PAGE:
OSE-21 2015

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Instead of emails sent to diverse mixes of individuals, this will be the open discussion page for the 2015 conference.


No sponsors emerged and the various stovepipes were not interested.

Why Are We Doing This?

Why Open Source Everything?

As Dmytri Kleiner puts it so well in his statement on Radical Openness, to be open is to be free is to not be a capitalist tool (we paraphrase). Capitalism, a form of organization that concentrates profits while externalizing costs, has toxified the earth and deprived humanity of its potential, many industrial era accomplishments notwithstanding. The scarcity concept is a false one. Hoarding of knowledge is harmful to others. The time has come to move well past the open source initiatives in the information technology arena, and to a lesser extent in manufacturing and materials, and go for the whole enchilada -- open source everything with an equal emphasis across all nine opens but singling out here Open Intelligence (education, intelligence, research), Open Governance, Open Provisioning (energy, food, shelter, water), and Open Space.

2015 appears to be a tipping point year, not only with respect to capitalism, but also with respect to democracy, Open Democracy being one of our most important opens -- with the caveat that ALL the opens are important because they hang together or they hang separately. It is our view as curators and facilitators that the time has come for Open Source Everything to become a meme, a mind-set, and movement. That is why we are doing this.

Why the Conference?

The many opens (http://tinyurl.com/OSE-LIST / over sixty by one count) appear to be isolated from one another. Not only are there many ways in which various opens could help one another, but there are also many common areas -- such as creating new legal protocols that scale (CC-NC does not scale). The three founding personalities, Robert Steele, Marcin Jakubowsky, and Michel Bauwens have concluded that the time is right to create an intermediate cross-fertilization structure (the nine major sub-categories) and seek to organize ourselves the way Linus Torvalds organized the LINUX network of volunteer contributors.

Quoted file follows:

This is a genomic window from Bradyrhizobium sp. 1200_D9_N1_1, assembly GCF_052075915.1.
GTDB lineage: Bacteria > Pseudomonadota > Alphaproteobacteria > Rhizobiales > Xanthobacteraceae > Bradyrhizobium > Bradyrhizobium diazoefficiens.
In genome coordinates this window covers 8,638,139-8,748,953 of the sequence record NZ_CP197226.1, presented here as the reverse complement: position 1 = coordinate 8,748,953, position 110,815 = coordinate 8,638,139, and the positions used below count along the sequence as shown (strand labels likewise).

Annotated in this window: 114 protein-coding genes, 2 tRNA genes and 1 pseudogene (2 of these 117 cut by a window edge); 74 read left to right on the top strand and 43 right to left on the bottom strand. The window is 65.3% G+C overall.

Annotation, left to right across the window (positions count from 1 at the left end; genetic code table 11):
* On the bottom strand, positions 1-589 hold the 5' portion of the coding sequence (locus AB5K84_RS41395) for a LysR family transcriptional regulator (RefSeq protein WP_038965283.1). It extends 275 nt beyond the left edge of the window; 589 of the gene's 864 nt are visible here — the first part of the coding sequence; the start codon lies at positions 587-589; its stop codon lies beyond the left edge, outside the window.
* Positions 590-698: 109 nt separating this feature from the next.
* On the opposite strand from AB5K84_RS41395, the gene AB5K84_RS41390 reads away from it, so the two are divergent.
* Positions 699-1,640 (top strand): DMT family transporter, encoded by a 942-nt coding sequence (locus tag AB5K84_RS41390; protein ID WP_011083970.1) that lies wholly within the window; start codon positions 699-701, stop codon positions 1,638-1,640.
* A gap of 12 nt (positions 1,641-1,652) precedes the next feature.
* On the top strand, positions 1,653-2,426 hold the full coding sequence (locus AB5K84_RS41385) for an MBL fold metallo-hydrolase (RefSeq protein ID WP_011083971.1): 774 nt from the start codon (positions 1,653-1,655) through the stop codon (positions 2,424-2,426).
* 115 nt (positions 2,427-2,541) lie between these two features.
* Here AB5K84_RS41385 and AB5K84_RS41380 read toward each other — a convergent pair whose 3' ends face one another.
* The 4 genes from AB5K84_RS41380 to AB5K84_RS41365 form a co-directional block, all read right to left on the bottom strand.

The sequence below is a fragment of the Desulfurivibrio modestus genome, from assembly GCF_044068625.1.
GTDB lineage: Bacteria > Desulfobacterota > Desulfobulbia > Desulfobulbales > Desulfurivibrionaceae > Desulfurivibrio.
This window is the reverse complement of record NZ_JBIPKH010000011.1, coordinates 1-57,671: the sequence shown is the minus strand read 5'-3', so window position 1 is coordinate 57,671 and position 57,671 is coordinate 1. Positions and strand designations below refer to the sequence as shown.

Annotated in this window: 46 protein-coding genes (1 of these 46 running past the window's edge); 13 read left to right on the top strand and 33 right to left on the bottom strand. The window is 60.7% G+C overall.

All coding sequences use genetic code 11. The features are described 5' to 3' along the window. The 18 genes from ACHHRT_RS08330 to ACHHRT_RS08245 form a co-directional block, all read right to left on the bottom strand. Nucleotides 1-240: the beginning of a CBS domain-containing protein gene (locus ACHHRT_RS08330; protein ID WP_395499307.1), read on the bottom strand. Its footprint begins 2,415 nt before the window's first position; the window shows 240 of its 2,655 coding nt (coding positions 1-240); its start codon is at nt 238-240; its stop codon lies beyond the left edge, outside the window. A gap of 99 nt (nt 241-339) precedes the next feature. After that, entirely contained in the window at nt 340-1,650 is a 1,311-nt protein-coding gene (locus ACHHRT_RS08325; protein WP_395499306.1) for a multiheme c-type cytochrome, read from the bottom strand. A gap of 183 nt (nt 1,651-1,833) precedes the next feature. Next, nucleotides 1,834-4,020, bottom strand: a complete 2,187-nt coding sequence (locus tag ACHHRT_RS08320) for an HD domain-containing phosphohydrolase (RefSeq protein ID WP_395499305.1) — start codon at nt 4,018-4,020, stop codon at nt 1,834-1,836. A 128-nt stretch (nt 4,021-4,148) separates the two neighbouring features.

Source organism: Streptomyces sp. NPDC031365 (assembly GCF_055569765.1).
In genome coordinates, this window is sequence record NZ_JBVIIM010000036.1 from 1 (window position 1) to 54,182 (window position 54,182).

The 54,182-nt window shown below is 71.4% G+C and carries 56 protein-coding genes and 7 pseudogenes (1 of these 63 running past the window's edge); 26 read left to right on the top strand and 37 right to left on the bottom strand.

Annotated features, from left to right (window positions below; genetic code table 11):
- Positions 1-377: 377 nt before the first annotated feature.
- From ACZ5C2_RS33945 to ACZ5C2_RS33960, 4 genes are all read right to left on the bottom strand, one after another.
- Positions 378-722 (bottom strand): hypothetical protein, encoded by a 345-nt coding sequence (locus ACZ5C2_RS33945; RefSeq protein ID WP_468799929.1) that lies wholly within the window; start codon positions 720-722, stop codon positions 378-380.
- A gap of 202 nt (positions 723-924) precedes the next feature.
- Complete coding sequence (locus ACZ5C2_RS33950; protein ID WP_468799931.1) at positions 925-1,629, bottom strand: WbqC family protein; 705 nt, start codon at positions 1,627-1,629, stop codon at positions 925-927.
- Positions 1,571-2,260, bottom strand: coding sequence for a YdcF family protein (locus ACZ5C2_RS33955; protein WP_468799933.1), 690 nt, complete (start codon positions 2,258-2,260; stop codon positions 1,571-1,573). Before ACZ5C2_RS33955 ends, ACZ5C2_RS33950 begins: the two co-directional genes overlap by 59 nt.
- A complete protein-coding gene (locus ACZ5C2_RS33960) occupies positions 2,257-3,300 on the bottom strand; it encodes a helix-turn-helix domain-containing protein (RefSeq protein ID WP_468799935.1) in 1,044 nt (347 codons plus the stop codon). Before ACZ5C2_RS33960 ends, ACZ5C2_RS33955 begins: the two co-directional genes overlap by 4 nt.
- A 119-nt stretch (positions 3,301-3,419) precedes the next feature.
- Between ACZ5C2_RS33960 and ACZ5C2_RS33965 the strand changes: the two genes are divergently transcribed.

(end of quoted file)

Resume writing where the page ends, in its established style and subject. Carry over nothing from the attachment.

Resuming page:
Why the Wiki

In the process of organizing the conference and engaging with multiple potential sponsors including representatives of the Open Source Initiative and the Open Source Hardware Association, Robert Steele realized we had the cart before the horse -- we needed to do community-mapping and trust-building across the various opens that we wish to help cross-fertilize, rather than just pop up with a conference.

Proposed Structure

New Concept

Perhaps the biggest change in our approach is that we have been inspired by the Open Circle Economy to make this much bigger than open source everything, by inviting the NATO Strategic Foresight endeavor, and the Millennium Project under the leadership of Jerome Glenn, to be represented in the wiki and at the conference. Our intent is to both connect needs statements to those who devise open source solutions for those needs; and to create, for the first time, a truly open wiki that enables one-click cross-fertilization. This may lead to a separate day featuring the Millenium Project and NATO in the morning, and solutions workshops in the afternoon.

At this time three positive outcome scenarios are envisioned from a persistent focus on open source everything:

  1. Electoral Reform -- restoring integrity to the governance process and thence to the economy and society
  2. Open Source Activist Tool-Kit and Network -- empowering activists everywhere to share information and make sense
  3. Bottom of the Pyramid Empowerment -- creating open source solutions for provisioning, education, health, and all other needs of the 99%

13 June 2015: Letter to Speakers and Sponsors

Original Concept

Two competing ideas: a one-day or two-day conference only, and a three day event in which each day is separately organized. Three days (intended to warrant international travel) for further discussion:

  1. Open Data, Open Intelligence, Open Governance -- discuss at OSE-21 2015 Day One
  2. Open Software, Open Space, Open Infrastructures -- discuss at OSE-21 2015 Day Two
  3. Open Health, Open Provisioning, Open Manufacturing -- discuss at OSE-21 2015 Day Three

Speaker Discussion

At this time (10 June 2015) a number of speakers are confirmed as available contingent on funding, they can be viewed at http://ose-21.org / OSE-21 2015 Conference Web Page. We plan to revisit the entire structure of the conference on or about 6 July 2015, in partnership with the sponsors or curators for each of the nine sbu-categories that have been established.

Confirmed Speakers

Confirmed speakers are based on the event taking place the week of 7 December 2015.

  1. Stephen E. Arnold
  2. Michel Bauwens
  3. Joan Blades
  4. Ellen Brown
  5. Lee Camp
  6. John D. Caputo
  7. John Congdon
  8. Kaliya Hamlin
  9. Ran Hock
  10. Christian Iaione
  11. Marcin Jakubowski
  12. Peter Joseph
  13. Sayed Karim
  14. Debilyn Molineaux
  15. Catarina Mota
  16. Cynthia McKinney
  17. Greg Newby
  18. Hunter Newby
  19. Joshua Pearce
  20. Arno Reuser
  21. Philip Rutter
  22. Elisabet Sahtouris
  23. David Solomonoff
  24. Robert Steele
  25. Jen Ziemke

Others are being invited to be properly represented here at the P2P Foundation Wiki without obligation, and if desired, to be confirmed for the conference.

Venue Discussion

Robert Steele explored the Hotel Pennsylvania where Hackers on Planet Earth takes place every two years, and crossed it off because of both unresponsive sales personnel and a final quote of $25,000 a day. He also explored Metropolitan West where the sales staff was very professional and responsive, but the final price tag for two days came to $75,000 when all costs were tallied -- these people charge separately for chairs, tables and staff.